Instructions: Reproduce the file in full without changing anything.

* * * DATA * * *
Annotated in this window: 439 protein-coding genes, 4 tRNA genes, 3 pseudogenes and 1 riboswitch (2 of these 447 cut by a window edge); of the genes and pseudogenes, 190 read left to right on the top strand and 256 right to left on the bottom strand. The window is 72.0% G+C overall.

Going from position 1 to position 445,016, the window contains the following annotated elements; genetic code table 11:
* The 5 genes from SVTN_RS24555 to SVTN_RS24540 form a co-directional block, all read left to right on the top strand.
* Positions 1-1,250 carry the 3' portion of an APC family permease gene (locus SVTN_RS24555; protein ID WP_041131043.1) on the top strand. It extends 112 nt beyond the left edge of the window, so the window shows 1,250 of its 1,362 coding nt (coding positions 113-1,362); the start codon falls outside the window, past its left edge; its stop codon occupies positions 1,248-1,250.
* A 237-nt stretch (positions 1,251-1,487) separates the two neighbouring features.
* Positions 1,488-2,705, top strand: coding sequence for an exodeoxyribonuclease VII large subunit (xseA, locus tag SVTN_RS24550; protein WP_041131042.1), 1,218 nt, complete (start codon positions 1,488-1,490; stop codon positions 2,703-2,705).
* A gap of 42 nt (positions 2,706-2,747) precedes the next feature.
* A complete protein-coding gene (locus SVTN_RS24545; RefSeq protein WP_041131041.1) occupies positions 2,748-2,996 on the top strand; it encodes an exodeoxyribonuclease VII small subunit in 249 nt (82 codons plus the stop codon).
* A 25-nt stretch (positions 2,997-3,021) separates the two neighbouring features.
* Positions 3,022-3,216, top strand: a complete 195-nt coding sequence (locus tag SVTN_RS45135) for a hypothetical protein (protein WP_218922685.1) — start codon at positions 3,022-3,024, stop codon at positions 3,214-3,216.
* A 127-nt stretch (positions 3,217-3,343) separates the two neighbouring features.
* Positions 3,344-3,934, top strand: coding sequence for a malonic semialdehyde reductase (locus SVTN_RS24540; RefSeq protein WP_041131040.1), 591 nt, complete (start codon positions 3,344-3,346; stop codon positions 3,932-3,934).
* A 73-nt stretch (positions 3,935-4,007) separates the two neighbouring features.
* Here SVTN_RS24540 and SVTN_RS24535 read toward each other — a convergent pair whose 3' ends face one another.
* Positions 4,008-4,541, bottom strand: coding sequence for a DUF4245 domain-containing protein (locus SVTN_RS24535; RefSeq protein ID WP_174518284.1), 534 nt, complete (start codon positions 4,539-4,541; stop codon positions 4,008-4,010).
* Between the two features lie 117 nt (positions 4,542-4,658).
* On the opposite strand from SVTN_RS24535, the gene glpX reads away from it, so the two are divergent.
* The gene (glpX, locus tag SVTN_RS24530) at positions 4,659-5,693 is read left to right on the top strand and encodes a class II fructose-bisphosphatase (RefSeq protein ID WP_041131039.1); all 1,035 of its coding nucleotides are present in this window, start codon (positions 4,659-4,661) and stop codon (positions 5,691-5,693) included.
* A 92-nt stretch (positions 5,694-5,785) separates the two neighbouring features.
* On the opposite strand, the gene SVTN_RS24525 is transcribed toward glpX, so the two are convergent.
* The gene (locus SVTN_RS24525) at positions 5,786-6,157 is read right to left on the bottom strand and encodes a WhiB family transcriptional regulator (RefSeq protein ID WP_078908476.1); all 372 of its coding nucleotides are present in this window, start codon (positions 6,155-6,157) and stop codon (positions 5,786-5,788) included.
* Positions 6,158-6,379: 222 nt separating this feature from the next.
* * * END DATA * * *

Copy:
Annotated in this window: 439 protein-coding genes, 4 tRNA genes, 3 pseudogenes and 1 riboswitch (2 of these 447 cut by a window edge); of the genes and pseudogenes, 190 read left to right on the top strand and 256 right to left on the bottom strand. The window is 72.0% G+C overall.

Going from position 1 to position 445,016, the window contains the following annotated elements; genetic code table 11:
* The 5 genes from SVTN_RS24555 to SVTN_RS24540 form a co-directional block, all read left to right on the top strand.
* Positions 1-1,250 carry the 3' portion of an APC family permease gene (locus SVTN_RS24555; protein ID WP_041131043.1) on the top strand. It extends 112 nt beyond the left edge of the window, so the window shows 1,250 of its 1,362 coding nt (coding positions 113-1,362); the start codon falls outside the window, past its left edge; its stop codon occupies positions 1,248-1,250.
* A 237-nt stretch (positions 1,251-1,487) separates the two neighbouring features.
* Positions 1,488-2,705, top strand: coding sequence for an exodeoxyribonuclease VII large subunit (xseA, locus tag SVTN_RS24550; protein WP_041131042.1), 1,218 nt, complete (start codon positions 1,488-1,490; stop codon positions 2,703-2,705).
* A gap of 42 nt (positions 2,706-2,747) precedes the next feature.
* A complete protein-coding gene (locus SVTN_RS24545; RefSeq protein WP_041131041.1) occupies positions 2,748-2,996 on the top strand; it encodes an exodeoxyribonuclease VII small subunit in 249 nt (82 codons plus the stop codon).
* A 25-nt stretch (positions 2,997-3,021) separates the two neighbouring features.
* Positions 3,022-3,216, top strand: a complete 195-nt coding sequence (locus tag SVTN_RS45135) for a hypothetical protein (protein WP_218922685.1) — start codon at positions 3,022-3,024, stop codon at positions 3,214-3,216.
* A 127-nt stretch (positions 3,217-3,343) separates the two neighbouring features.
* Positions 3,344-3,934, top strand: coding sequence for a malonic semialdehyde reductase (locus SVTN_RS24540; RefSeq protein WP_041131040.1), 591 nt, complete (start codon positions 3,344-3,346; stop codon positions 3,932-3,934).
* A 73-nt stretch (positions 3,935-4,007) separates the two neighbouring features.
* Here SVTN_RS24540 and SVTN_RS24535 read toward each other — a convergent pair whose 3' ends face one another.
* Positions 4,008-4,541, bottom strand: coding sequence for a DUF4245 domain-containing protein (locus SVTN_RS24535; RefSeq protein ID WP_174518284.1), 534 nt, complete (start codon positions 4,539-4,541; stop codon positions 4,008-4,010).
* Between the two features lie 117 nt (positions 4,542-4,658).
* On the opposite strand from SVTN_RS24535, the gene glpX reads away from it, so the two are divergent.
* The gene (glpX, locus tag SVTN_RS24530) at positions 4,659-5,693 is read left to right on the top strand and encodes a class II fructose-bisphosphatase (RefSeq protein ID WP_041131039.1); all 1,035 of its coding nucleotides are present in this window, start codon (positions 4,659-4,661) and stop codon (positions 5,691-5,693) included.
* A 92-nt stretch (positions 5,694-5,785) separates the two neighbouring features.
* On the opposite strand, the gene SVTN_RS24525 is transcribed toward glpX, so the two are convergent.
* The gene (locus SVTN_RS24525) at positions 5,786-6,157 is read right to left on the bottom strand and encodes a WhiB family transcriptional regulator (RefSeq protein ID WP_078908476.1); all 372 of its coding nucleotides are present in this window, start codon (positions 6,155-6,157) and stop codon (positions 5,786-5,788) included.
* Positions 6,158-6,379: 222 nt separating this feature from the next.